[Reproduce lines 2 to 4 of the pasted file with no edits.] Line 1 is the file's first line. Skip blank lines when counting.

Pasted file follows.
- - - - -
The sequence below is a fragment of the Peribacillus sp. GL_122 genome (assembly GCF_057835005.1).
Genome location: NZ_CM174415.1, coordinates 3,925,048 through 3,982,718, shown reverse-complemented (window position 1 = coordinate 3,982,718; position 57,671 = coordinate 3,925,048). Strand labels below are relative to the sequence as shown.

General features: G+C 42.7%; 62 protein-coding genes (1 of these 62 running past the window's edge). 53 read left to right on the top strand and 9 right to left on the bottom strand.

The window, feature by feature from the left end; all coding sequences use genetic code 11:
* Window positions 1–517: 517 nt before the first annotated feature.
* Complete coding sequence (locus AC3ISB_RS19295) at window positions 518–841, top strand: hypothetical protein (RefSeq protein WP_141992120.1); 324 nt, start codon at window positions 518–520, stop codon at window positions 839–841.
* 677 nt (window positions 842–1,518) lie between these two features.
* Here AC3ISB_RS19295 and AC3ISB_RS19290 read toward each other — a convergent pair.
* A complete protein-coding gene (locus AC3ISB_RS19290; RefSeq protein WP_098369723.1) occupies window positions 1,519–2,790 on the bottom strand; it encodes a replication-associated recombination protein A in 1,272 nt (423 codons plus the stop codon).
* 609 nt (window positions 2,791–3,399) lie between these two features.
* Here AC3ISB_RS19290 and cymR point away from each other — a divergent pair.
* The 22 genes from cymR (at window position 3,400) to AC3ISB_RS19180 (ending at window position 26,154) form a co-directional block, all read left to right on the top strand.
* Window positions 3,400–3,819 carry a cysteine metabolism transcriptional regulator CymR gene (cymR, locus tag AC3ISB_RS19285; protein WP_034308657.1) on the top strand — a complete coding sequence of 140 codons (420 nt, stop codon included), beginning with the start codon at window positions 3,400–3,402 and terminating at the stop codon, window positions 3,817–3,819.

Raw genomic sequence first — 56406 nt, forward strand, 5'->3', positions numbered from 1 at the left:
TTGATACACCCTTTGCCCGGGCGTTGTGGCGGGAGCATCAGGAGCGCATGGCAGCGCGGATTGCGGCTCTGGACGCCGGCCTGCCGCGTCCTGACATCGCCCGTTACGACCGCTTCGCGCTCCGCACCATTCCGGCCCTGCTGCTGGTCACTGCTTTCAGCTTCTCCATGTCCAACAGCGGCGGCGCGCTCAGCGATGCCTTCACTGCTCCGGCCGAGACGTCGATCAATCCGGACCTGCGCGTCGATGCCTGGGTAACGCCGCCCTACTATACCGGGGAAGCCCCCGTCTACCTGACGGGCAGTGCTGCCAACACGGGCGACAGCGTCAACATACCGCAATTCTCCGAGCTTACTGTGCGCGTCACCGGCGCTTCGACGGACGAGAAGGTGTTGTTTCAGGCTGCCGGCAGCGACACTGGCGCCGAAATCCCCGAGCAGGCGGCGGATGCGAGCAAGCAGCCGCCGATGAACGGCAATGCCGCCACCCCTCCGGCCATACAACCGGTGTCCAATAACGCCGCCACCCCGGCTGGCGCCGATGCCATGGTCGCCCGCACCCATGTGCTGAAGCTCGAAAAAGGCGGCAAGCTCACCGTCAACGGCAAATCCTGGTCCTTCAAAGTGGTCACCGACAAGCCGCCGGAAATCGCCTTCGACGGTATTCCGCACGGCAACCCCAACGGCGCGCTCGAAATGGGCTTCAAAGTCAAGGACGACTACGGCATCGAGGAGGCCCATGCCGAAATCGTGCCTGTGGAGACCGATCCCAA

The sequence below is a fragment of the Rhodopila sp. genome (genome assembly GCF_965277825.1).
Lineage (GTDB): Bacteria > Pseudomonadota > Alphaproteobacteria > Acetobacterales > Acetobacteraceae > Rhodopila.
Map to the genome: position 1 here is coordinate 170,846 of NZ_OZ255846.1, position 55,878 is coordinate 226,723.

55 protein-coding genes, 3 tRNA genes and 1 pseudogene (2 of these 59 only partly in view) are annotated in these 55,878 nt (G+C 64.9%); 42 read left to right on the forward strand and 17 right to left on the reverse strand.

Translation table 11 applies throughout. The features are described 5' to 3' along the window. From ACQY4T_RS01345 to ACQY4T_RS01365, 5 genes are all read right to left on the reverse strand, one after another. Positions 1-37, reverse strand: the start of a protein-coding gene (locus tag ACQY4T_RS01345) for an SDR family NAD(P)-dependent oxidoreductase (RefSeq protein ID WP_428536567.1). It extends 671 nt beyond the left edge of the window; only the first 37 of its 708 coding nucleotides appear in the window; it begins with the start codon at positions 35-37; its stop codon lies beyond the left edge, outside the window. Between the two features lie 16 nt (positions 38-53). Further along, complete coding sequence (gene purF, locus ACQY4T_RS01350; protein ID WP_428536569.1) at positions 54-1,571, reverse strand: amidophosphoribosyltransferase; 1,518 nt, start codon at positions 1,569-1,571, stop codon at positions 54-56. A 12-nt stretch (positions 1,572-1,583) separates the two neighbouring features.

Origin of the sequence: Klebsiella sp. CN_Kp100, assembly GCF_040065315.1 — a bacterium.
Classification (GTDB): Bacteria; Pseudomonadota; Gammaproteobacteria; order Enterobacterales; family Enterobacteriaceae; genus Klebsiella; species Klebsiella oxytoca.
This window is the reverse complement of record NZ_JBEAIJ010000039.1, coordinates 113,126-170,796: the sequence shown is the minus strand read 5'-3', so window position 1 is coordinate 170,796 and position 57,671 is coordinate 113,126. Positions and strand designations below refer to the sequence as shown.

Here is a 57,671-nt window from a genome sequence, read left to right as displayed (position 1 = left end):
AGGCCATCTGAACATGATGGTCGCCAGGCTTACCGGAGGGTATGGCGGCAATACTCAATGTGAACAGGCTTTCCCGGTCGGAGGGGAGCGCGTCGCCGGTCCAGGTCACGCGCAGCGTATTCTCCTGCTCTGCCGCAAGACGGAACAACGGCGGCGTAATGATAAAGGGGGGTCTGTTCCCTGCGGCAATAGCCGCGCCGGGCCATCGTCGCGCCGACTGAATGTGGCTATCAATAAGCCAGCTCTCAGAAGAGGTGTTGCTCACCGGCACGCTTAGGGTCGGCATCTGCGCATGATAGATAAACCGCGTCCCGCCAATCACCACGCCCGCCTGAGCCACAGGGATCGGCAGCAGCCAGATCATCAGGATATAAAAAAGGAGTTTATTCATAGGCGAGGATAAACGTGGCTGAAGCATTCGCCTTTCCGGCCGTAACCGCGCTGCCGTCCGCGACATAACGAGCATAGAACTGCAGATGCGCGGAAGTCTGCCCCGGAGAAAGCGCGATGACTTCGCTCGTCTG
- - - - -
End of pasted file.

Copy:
Genome location: NZ_CM174415.1, coordinates 3,925,048 through 3,982,718, shown reverse-complemented (window position 1 = coordinate 3,982,718; position 57,671 = coordinate 3,925,048). Strand labels below are relative to the sequence as shown.

General features: G+C 42.7%; 62 protein-coding genes (1 of these 62 running past the window's edge). 53 read left to right on the top strand and 9 right to left on the bottom strand.

The window, feature by feature from the left end; all coding sequences use genetic code 11: